Early on in the off-season I was very happy with the bullpen depth John Mozeliak and company had assembled going into the year. Even with Jordan Walden on the shelf, the Cardinals started the year with seven above average relievers, as well as two high-end performers in Trevor Rosenthal and Kevin Siegrist, a possible additional late inning reliever in Seung Oh, and two competent MLB relievers in Miguel Socolovich and Sam Tuivailala waiting in Triple-A.
To me, this would be a test to Matheny's ability to responsibly handle a bullpen. Last year Siegrist led the league in appearances, taking the mound a whopping 81 times, three more than second place Mark Melancon, which was the same difference between second place and eighth place Jared Hughes. Seth Maness matched Hughes' 76 appearances. Rosey came in a 12-way tie for 37th-48th with 68 appearances. For me, the hope was that with so many competent options to pick from, Matheny would be able to adequately rest everyone.
That hasn't work out exactly to plan, and it's not Matheny's fault: Jonathan Broxton, Tyler Lyons, and Seth Maness have all been, at best, shaky. Oh is one of 16 pitchers tied for 9th-24th with 16 appearances, with Siegrist tied for 25th-48th with 15 appearances. That's more than what I would prefer for those two, but it's also a vast improvement over last year's numbers.
Let's see how Matheny has done getting guys rest:
Since Rosenthal's agent Scott Boras complained to the media about the way the Cardinals have overused Trevor, they've been much more cautious. This year, the Cards have yet to use him in consecutive games, and have only had him go more than an inning once. I think that's great. If the playoff race is going down to the wire, Matheny will have some banked innings then, for either using him more nights or perhaps asking Rosey to get more than three outs on a more often basis.
Siegrist and Oh on the other hand, have thrown on no rest or one day rest very regularly. They've also went more than one inning twice. Right now, they've been the ones that have had to make up for under-performance from other portions of the pen. Throughout the off-season I championed Lyons as a possible late-inning option against lefties, but that doesn't seem to interest Matheny. Lyons has seemingly been used without any preference for handedness, as he's faced more than two RHH for each LHH. Lyons has mostly been used for Mop-up duty, and it's hard to blame Matheny considering his troubles. I think that isn't likely to continue going forward, and hopefully Lyons will string together some good outings here soon and raise Mike's confidence in him. That should help lessen Siegrist's load which, while he's being used less often this year than last, is still too high.
Maness was one of the most often used relievers in the league last year, but due to his issues he's fourth on the team in appearances this year. I'm glad to see that in both the lineup and in the pen there seems to be less "Mike guy" treatment. If players aren't performing, they're playing time decreases. Of course, there's something to be said about small sample sizes, but it's hard to disagree with the playing time being doled out on a more meritocratic basis. Maness has also been used with less leverage than usual. Here's how the pen breaks down in terms of pLI, which is average leverage index, and gmLI, or the average leverage index when entering the game. If you're unfamiliar with these stats, here's an introduction on them here.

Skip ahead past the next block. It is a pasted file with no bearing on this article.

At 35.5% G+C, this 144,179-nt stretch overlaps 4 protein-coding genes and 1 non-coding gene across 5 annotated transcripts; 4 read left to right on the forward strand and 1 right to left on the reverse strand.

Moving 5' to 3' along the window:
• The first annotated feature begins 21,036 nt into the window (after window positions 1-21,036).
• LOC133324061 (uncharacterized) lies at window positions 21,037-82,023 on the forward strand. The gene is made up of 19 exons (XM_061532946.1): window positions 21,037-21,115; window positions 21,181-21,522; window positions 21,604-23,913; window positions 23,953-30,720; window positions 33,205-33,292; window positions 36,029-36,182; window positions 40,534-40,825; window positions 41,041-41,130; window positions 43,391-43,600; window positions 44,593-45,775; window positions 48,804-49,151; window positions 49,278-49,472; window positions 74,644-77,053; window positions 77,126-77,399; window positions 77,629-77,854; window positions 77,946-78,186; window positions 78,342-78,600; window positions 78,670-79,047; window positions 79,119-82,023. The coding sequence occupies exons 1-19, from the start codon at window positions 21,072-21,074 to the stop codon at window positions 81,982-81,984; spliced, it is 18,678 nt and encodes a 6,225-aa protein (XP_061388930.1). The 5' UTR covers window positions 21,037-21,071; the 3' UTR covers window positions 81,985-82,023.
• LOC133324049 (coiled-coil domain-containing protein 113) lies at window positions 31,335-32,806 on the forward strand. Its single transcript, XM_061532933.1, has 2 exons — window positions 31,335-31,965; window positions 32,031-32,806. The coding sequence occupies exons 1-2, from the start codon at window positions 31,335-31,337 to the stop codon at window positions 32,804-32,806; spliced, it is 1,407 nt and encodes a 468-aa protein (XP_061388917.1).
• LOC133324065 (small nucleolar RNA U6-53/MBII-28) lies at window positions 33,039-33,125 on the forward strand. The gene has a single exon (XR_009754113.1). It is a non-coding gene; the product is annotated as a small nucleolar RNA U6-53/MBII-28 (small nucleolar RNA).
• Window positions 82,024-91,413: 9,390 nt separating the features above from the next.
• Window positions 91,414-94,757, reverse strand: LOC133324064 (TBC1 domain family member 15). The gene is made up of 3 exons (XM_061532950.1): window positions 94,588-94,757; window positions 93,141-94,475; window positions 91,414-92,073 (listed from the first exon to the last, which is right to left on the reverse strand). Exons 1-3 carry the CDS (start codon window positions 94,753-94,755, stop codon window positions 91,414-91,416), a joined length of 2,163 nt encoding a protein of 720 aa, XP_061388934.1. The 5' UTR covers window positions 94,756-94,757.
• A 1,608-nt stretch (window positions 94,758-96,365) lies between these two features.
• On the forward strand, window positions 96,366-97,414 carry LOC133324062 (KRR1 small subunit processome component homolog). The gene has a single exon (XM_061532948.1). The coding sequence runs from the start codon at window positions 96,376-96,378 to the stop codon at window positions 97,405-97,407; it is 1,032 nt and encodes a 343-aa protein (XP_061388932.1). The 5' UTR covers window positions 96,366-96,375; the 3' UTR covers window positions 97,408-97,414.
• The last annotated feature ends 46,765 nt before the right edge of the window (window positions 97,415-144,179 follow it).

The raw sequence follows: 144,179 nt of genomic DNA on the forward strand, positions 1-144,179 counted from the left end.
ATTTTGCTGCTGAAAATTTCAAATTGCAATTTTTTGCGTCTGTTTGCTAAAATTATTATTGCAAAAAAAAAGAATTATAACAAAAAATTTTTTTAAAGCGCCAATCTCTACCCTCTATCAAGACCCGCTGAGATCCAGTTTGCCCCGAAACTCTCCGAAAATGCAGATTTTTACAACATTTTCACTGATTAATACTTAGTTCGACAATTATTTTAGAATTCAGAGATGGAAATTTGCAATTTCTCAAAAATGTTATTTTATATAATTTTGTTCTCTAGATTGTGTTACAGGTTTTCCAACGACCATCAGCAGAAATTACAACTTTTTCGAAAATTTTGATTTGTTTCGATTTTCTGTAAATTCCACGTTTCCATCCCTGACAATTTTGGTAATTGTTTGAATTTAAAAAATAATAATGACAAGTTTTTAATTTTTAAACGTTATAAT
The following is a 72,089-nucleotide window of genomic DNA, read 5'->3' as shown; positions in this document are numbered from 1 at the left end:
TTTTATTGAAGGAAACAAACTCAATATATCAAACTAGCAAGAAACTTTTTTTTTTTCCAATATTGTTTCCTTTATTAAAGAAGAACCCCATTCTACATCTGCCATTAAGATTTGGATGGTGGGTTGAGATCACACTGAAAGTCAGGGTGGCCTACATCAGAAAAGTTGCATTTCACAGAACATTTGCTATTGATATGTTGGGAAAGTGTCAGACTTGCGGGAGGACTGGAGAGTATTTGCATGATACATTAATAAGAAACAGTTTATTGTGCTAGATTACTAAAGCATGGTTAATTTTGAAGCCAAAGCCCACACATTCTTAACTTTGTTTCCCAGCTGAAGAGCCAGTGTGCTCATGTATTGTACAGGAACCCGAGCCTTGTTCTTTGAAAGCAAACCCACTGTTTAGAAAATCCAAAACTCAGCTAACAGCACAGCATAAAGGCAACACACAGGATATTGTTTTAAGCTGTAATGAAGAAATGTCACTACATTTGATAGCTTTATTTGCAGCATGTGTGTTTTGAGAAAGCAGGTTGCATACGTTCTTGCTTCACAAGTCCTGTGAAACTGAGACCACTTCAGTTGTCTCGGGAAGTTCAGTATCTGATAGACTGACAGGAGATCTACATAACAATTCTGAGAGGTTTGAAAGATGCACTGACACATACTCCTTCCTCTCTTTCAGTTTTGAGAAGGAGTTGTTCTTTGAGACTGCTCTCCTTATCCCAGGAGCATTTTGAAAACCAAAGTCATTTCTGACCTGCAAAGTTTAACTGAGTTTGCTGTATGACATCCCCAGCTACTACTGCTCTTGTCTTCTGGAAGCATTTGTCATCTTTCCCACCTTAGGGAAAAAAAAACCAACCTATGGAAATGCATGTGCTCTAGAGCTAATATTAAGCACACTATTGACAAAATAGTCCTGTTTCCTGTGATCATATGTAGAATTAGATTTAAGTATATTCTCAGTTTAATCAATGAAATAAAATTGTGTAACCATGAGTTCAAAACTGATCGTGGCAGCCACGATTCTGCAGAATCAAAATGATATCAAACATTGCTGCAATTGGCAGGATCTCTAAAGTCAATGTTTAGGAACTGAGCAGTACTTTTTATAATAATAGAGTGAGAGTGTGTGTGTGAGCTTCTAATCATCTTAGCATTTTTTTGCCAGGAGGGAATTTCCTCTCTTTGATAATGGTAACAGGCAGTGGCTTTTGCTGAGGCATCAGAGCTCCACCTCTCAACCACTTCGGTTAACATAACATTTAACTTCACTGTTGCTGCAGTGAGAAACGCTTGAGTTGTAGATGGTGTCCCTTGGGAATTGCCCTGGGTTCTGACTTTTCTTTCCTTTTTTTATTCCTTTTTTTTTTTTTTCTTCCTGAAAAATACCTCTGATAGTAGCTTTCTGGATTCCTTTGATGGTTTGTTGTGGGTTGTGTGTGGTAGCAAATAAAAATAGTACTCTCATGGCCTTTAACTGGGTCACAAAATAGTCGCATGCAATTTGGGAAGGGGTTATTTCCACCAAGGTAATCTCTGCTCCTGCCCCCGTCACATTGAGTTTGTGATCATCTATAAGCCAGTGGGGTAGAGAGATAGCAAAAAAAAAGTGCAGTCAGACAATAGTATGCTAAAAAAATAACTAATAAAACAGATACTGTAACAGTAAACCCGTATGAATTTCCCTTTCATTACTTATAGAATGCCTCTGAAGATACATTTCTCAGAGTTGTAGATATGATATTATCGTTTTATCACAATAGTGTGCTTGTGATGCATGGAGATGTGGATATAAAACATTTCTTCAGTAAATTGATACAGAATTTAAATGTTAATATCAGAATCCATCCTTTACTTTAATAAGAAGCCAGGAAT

By xFIP, the highest leverage situations have went to the best pitcher, the second highest leverage has went to the second best pitcher, and the third highest leverage has went to the third best pitcher. It's hard not to happy about that. Broxton has been pretty awful by fielding independent numbers, but his ERA has been in the two's, which probably explains why he's not quite getting the attention Maness has received for his under-performance. While I thought the Broxton signing was nice deal as far as relievers go, I'd prefer to see Broxton buried on the Bullpen depth chart, in favor of Bowman. Other than getting roughed up by the Pirates last time out, he's been a nice depth piece, and I like that he's getting more work in close games. I wouldn't blame him too much for that homer against Polanco. His pitch started out on the edge of the zone and moved out of it, it just got drilled by a good hitter starting to realize his power. Maybe it could been lower but its not like he hung one there. Good pitch, better hit.
There's also the observation that so far, there sure seems to be less close games and less extra inning games. Last year it seemed like every game featured the Cards up or down by one or two runs. This year hasn't quite been the same. The real test for Matheny may be when the Cards go through a long stretch of close games, with a few extra inning games thrown it. However, up until now, I have to say I'm pretty happy with how Matheny's handled things.
Bowman has started to get some work in close games in the 6th and 7th inning lately, and I think that's the correct path. If you can work Bowman into more of Jr. Set-up man role, it would allow Siegrist and Oh to take some games off. Lyons will hopefully keep getting chances, because with the exception of Dean Kiekhefer, owner of a 4.63 K/9 at Triple-A (and, to his credit, a 0.00 BB/9), there aren't much lefty reliever options in the Cardinals org. Siegrist will likely continue to pitch at a high rate until Lyons shows he can handle the late innings. With Kevin just a couple years removed from a lost season due to forearms problems, that scares me more than a little bit.
With the exception of some small sample size noise that I would prefer Matheny not pay attention to, I have to say I'm impressed with how he's handled things so far.